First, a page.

stop I had to make, I told him. I stopped at the temporary command post
on Castle Hill Avenue, where I informed the Chief and the Detective
Lieutenant about my "witness". I also gave the Lieutenant his name and
DOB, so he could do a BCI (Bureau of Criminal Identification) check on my
witness while I was driving him to the Precinct. By the time I got
Henriquez to the 43rd Precinct, a phone call was waiting for me. "Don’t
let that guy out of your sight" screamed the Lieutenant. The background
check has revealed that not only had Henriquez been charged with scalding
a 3-year old boy-his wife’s son from an earlier marriage-but he had been
questioned the previous summer about the murder of two teenagers, one of
whom was his niece. Further checking by investigators revealed that in
1988, the body of Shamira Bello, who had dated Henriqes’s nephew was
found half naked near the police firing range at Rodman’s Neck in the
45th Precinct. We also learned from the 45 squad, that just four months
before Jessica Guzman’s disappearance, a 21-year old named Lisa Rodriguez
had vanished. Just like Bello, she turned up dead in a wooded area off a
Bronx highway in the confines of the 45th Pct. All the homicides in the
45th Pct looked like "dump jobs", which meant that the crime was
committed somewhere else and the body was dumped at another location.
Henriquez told me that he was upset by Jessica’s disappearance and would
gladly prove that he wasn’t involved. Although he made it appear that
he was cooperating, I did receive a phone call from his "lawyer" twenty
minutes after he arrived at the 43rd Precinct, whom I also assured that
Mr. Henriqez was only a cooperating witness in the case and we were truly
appreciative that he was trying to help the police in locating this
10-year old girl. Although I had no case, no hard evidence, and no corpus
delicti, I discovered that Henriquez was a good liar and a manipulator, -
" a magician in certain respects" and my partner and I knew that we were
dealing with a "serial killer" who fit the profile of an"organized"
offender.

On October 17th 1990, Henriquez was keeping us company in our squad car,
showing us the places where he used to live, when a call came over our
police radio. A body of a child had been discovered off the Bronx River
Parkway, a few hundred feet south of the Highway #1 Police Precinct. We
let him out our car and raced to the scene. At 5:10 in the afternoon, I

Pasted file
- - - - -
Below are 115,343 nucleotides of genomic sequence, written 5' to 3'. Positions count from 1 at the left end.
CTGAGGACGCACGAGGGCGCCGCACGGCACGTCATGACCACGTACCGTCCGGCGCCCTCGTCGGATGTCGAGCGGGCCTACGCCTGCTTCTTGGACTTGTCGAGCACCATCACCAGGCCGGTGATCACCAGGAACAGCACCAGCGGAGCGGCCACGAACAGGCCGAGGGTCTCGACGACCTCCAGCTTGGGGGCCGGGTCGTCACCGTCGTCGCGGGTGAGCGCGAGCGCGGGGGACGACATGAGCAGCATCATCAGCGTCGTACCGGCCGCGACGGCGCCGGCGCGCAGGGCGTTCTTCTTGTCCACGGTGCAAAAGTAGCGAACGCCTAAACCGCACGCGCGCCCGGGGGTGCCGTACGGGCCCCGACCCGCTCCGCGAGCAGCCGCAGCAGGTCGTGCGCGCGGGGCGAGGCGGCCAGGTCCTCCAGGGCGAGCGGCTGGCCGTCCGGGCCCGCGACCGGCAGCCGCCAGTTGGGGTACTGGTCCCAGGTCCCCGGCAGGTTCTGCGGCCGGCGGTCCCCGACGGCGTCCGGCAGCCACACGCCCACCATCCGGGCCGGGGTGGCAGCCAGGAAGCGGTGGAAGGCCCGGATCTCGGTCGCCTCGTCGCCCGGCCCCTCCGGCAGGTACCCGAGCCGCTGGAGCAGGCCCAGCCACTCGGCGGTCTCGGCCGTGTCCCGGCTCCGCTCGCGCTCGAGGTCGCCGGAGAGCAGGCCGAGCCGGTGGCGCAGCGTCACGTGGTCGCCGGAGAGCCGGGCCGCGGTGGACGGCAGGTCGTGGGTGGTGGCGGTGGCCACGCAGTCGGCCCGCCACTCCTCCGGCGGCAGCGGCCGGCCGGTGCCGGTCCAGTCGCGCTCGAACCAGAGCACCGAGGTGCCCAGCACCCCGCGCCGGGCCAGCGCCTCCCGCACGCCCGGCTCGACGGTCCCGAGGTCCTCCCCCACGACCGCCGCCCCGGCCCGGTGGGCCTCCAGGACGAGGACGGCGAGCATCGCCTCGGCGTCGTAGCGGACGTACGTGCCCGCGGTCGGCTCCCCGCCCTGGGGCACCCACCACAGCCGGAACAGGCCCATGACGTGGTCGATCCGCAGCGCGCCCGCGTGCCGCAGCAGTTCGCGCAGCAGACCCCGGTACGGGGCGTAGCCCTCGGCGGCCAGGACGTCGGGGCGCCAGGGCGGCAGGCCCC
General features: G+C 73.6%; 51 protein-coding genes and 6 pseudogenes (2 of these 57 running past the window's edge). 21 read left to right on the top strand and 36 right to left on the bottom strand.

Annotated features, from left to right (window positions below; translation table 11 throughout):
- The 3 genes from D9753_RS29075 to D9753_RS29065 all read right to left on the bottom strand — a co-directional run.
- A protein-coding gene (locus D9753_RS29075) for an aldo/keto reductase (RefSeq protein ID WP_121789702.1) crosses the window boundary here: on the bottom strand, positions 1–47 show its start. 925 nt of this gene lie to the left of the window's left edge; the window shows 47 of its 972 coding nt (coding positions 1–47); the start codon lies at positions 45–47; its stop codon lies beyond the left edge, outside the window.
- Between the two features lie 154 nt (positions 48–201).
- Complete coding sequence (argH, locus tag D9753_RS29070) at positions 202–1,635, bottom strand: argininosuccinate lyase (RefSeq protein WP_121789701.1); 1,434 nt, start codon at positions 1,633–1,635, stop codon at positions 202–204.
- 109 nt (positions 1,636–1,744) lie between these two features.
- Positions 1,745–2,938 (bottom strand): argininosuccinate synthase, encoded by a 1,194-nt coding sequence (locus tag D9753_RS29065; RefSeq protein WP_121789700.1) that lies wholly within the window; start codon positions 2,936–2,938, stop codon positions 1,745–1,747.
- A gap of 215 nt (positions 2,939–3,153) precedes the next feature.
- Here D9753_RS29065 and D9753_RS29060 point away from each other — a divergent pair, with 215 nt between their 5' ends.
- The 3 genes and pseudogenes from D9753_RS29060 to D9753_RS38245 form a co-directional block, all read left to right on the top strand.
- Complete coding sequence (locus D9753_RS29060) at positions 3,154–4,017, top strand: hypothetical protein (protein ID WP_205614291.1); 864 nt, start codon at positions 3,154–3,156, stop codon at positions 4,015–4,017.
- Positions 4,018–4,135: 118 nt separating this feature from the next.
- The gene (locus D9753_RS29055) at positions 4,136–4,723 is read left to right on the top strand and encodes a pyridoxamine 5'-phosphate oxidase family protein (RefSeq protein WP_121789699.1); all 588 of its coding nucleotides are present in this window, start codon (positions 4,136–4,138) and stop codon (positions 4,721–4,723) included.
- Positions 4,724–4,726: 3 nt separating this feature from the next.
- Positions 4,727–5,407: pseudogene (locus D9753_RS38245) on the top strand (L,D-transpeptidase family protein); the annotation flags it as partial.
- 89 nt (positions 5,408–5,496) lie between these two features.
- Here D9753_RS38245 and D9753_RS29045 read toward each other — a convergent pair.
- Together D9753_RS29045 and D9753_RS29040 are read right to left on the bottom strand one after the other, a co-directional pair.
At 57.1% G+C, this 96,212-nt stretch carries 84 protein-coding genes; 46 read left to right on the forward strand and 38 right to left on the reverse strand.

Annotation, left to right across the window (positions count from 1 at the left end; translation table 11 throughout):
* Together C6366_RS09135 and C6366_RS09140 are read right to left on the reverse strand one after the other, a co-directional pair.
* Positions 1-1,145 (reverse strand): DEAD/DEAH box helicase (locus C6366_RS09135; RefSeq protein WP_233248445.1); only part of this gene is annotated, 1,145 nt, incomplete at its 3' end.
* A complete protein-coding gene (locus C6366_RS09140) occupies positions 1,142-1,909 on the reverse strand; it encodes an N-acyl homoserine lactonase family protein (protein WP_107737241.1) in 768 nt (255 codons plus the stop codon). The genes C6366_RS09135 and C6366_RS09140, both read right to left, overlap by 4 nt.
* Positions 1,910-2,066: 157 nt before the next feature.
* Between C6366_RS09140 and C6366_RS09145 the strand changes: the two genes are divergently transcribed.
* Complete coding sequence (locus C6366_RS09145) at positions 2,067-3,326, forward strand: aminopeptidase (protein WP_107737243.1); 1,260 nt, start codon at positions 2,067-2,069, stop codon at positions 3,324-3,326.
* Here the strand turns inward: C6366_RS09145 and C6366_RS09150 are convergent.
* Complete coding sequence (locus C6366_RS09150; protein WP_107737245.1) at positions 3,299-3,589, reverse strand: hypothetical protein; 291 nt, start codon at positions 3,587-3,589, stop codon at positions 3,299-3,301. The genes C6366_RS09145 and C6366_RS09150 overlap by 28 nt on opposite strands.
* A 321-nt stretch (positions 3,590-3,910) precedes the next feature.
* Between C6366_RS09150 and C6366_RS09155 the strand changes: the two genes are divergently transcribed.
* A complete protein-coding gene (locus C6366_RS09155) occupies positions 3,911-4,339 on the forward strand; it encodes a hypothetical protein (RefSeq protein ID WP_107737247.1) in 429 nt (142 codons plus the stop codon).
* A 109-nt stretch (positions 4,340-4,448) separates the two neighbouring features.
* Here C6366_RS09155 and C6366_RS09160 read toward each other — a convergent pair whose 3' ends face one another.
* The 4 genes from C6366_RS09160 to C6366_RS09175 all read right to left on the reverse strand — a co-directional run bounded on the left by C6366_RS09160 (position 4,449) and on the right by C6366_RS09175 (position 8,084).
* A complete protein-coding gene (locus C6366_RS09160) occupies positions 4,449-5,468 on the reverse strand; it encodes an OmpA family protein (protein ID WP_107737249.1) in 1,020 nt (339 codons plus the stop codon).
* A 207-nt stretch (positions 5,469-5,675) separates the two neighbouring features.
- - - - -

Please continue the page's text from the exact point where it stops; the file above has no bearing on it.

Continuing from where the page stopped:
found my missing little girl dead. Jessica had been strangled, and from
the advance state of decomposition, she was probably dumped in the woods
off the highway the night she disappeared. Just like Shamira Bello, 14,
Nilda Cartagena 12, Heriberto Cruz 12, and Lisa Ann Rodriguez 21,
Jessica became a victim of this sociopath killer, who openly professed
his innocence in the news media.

A task force of 20-Detectives and FBI agents worked day and night to
gather evidence in all five murder cases. The investigation reached into
Puerto Rico and the surrounding states of New Jersey and Pennsylvania.
By visiting one of his old landlords and obtaining a rental application
filled out by Henriquez, I discovered that he had been married to a woman
named Nancy, who worked at the World Yacht Club in Manhattan. By
interviewing the personnel director of the club, I learned that in the
summer of 1987, the club had been robbed by two gunmen for $20,000.00.
Interestingly, Nancy was the only person who wasn’t tied up, nor would
she submit to a polygraph test. Later she was seen wearing a fur coat and
Henriquez bought a new motorcycle. It turned out that with Nancy’s help,
Henriquez and an accomplice named Louis Pena had done the World Yacht
robbery. On December 4th 1990, after obtaining a confession from Pena,
Henriquez was also charged with the robbery. In return for concurrent
sentences that totaled five to ten years, Henriqez pled guilty to both
the World Yacht robbery and scalding the 3-year old boy. But there wasn’t
yet enough evidence to indict him for the murders, even though my partner
and I knew that he was a textbook example of a sociopathic serial killer.

For the next 7- months the task force finally placed the puzzles together
and on July 2nd 1991, Henriquez was indicted for the murders of Jessica
Guzman, Lisa A. Rodriguez and Shamira Bello. The murder case of Heriberto
Cruz and Nilda Cartegena was so screwed up by previous investigators,
that we were unable to indict Henriquez for the two slayings. In going
through the case folder, I discovered that several known and anonymous
witnesses had called the "police hot line" and named Henriquez as a
possible suspect or at least a person who was last seen with the two
victims before they disappeared. Yet, the calls were not followed up and
evidence showed that Henriquez was leading the Detectives by their nose.
The "hot line blotter" indicated that an unidentified/male made several
calls to Police and suggested that the two murders were the result of a
drug war and drug dealing activity by a family member, and it was meant
as a "warning" for the familys. The caller described a "black van" which
was allegedly driven by Cuban drug dealers, who the caller alleged,
kidnapped and killed the two children. During the 7- month
investigation, I began to review all of the 4-prior homicides, and I made
a shocking discovery. The investigative reports revealed that one
Detective in particular totally disregarded the calls about Henriquez
(the uncle), and he adamantly focused the investigation on the "Cuban
connection". The files further reveled, that the two children who
disappeared while going to school in the morning in the 43rd Precinct,